Names in the third category are enough to make you go mad if you don’t maintain a relaxed attitude about them. I have four primary map sources for property owner names: the 1858 Adams County Wall Map, the 1863 Cope Horseback Survey map, the 1868 War Dept. wap, and the 1904 Gettysburg National Park Commission map. There is one genuine ambiguity here that is inconsistently resolved among the maps: is the name given to a property the name of the owner or, if the property is being let, the name of the tenant? That alone, however, cannot even begin to account for the amazing variations between the various maps, which even when they are in general agreement as to the name they use to mark the property, are frequently in disagreement as to how to spell it. Also, of the four maps, two of them – the 1858 and 1863 map – are also not professionally surveyed and are not by means precisely accurate as to where exactly a particular property would be, and one of them was made 40 years after the battle and seems to show an inconsistent mix of old and new property owners. Here are some samples from each of the four old sources. (Note – these do not all show exactly the same area of coverage; coverage adjustments have been made for differences in type size and name placement.)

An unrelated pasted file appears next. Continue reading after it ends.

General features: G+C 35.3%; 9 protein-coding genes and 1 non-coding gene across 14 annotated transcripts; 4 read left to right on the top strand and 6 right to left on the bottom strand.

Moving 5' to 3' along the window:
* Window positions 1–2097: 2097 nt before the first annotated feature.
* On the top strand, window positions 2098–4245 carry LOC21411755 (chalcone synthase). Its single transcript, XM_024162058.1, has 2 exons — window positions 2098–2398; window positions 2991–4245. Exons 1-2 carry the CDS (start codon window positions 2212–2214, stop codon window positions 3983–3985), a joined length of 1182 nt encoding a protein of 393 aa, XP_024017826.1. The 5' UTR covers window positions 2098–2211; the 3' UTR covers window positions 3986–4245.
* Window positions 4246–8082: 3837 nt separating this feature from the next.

|Adams County Wall Map, 1858||Cope Horseback Survey Map, 1863|
|War Dept. Map, 1868||Park Comission Map, 1904|
As can be seen in the above, the maps kind of agree, but differences abound. Some look like differences of omission (some show the toll gate, others don’t). Others look like just spelling, copying, or transcription errors: "J. Leeper" (1863) vs. "J. Leafer" (1868) vs. "I. Leeper" (1904)? Others are flat-out contradictions: does the property north of the railroad belong to "H. Mirmich" (?) (1858) or "N. Grist" (?) (1868)? Originally my names were transcribed from the 1868 map, and later on I got the other maps shown. Finally, I got a modern attempt to reconcile all of this, the 1998 Friends of of the National Parks at Gettysburg map, a section of which is shown below along with the corresponding section of the game map as it currently stands:
|Friends of Gettysburg Map, 1998||Game Map|